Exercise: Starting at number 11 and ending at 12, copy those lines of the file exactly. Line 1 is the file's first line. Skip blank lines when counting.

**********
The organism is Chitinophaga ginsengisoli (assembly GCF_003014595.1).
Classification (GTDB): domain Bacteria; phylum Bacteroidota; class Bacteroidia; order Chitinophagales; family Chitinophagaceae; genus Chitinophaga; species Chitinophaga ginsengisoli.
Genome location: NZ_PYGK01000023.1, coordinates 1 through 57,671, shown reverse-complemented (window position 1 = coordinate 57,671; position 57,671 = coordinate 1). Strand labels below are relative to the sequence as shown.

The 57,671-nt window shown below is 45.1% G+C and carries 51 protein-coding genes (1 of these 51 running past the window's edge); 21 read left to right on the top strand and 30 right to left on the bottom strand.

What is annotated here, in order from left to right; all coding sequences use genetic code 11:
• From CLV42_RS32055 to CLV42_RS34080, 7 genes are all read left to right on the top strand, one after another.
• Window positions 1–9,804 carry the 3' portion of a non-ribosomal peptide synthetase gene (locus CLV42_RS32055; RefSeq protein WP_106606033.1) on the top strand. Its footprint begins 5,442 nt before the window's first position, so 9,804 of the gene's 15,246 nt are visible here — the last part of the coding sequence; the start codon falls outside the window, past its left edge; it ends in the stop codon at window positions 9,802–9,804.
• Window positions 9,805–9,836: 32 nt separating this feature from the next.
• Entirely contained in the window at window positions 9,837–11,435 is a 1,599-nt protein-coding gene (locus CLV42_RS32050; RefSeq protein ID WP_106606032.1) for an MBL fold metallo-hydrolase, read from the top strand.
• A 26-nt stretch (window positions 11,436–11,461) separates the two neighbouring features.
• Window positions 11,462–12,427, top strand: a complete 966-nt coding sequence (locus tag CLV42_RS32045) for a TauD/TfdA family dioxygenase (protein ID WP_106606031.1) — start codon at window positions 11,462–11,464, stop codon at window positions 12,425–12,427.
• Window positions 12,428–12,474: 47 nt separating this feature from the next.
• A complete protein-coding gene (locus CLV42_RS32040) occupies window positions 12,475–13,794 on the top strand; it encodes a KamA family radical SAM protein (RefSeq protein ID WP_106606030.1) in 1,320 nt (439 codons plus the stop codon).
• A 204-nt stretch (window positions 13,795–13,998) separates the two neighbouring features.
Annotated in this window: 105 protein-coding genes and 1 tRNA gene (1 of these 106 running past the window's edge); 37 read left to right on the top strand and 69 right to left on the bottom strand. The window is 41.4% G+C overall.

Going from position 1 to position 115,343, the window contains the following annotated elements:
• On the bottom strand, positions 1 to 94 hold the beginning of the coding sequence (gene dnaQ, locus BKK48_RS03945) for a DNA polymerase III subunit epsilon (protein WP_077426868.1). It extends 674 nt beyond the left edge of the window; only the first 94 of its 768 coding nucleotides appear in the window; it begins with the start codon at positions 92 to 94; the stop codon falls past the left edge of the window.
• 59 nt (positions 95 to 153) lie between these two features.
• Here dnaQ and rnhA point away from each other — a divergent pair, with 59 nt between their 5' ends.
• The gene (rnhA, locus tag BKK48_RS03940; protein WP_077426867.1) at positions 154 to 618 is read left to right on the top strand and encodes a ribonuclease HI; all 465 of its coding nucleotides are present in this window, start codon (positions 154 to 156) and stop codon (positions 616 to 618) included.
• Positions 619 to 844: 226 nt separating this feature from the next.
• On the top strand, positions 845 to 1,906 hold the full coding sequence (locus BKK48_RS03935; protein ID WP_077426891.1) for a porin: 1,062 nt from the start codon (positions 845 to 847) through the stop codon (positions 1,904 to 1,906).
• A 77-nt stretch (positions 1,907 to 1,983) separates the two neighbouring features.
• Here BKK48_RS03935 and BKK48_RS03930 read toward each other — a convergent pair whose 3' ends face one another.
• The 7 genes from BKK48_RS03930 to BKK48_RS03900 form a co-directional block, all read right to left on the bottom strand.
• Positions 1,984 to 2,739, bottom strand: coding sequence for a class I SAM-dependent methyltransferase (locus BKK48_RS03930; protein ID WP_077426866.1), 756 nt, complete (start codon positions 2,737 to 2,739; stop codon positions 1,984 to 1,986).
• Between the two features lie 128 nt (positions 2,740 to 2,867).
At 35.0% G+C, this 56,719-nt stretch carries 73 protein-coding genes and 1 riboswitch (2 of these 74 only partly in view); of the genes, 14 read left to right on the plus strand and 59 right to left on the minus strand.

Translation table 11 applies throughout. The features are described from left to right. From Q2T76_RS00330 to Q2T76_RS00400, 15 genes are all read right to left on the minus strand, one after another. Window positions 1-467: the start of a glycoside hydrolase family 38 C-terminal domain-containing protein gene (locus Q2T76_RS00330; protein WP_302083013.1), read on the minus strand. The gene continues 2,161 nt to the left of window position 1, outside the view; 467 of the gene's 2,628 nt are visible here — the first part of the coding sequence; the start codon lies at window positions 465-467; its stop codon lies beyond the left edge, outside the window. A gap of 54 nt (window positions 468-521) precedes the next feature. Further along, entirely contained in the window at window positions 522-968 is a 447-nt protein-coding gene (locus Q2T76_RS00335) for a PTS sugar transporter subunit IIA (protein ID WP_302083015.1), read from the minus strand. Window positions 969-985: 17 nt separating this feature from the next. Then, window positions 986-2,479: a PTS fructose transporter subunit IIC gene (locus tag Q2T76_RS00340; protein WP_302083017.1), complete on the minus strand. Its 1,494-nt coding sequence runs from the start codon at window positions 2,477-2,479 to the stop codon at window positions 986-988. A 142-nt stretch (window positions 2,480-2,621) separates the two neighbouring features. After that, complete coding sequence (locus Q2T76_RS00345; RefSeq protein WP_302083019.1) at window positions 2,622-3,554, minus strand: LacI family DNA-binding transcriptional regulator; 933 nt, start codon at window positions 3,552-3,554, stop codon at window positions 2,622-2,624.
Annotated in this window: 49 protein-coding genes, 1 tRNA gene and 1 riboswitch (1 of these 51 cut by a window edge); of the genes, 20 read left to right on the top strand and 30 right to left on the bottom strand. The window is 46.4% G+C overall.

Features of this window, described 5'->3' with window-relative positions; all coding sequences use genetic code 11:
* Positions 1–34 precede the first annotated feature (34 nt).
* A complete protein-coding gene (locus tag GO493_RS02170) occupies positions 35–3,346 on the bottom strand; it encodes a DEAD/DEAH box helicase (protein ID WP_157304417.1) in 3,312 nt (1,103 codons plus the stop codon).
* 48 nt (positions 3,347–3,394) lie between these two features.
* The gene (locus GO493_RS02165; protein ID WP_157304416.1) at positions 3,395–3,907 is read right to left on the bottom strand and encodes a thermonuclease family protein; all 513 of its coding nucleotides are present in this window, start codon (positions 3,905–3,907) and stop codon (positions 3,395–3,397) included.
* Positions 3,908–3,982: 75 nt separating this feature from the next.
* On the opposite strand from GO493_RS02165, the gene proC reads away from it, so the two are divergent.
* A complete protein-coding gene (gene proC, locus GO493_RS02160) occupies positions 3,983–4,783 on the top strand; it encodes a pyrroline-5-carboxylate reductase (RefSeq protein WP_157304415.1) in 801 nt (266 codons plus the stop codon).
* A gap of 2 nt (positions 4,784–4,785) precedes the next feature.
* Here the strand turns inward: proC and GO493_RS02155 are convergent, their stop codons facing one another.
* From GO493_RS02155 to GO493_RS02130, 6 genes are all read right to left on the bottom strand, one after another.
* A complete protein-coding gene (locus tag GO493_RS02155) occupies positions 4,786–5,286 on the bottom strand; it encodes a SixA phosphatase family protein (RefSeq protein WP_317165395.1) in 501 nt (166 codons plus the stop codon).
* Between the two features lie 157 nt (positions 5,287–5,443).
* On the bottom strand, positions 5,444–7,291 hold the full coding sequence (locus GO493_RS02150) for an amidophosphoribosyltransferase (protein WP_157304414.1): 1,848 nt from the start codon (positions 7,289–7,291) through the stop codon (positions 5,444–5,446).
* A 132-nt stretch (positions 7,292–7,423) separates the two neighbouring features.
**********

• Window positions 11,462–12,427, top strand: a complete 966-nt coding sequence (locus tag CLV42_RS32045) for a TauD/TfdA family dioxygenase (protein ID WP_106606031.1) — start codon at window positions 11,462–11,464, stop codon at window positions 12,425–12,427.
• Window positions 12,428–12,474: 47 nt separating this feature from the next.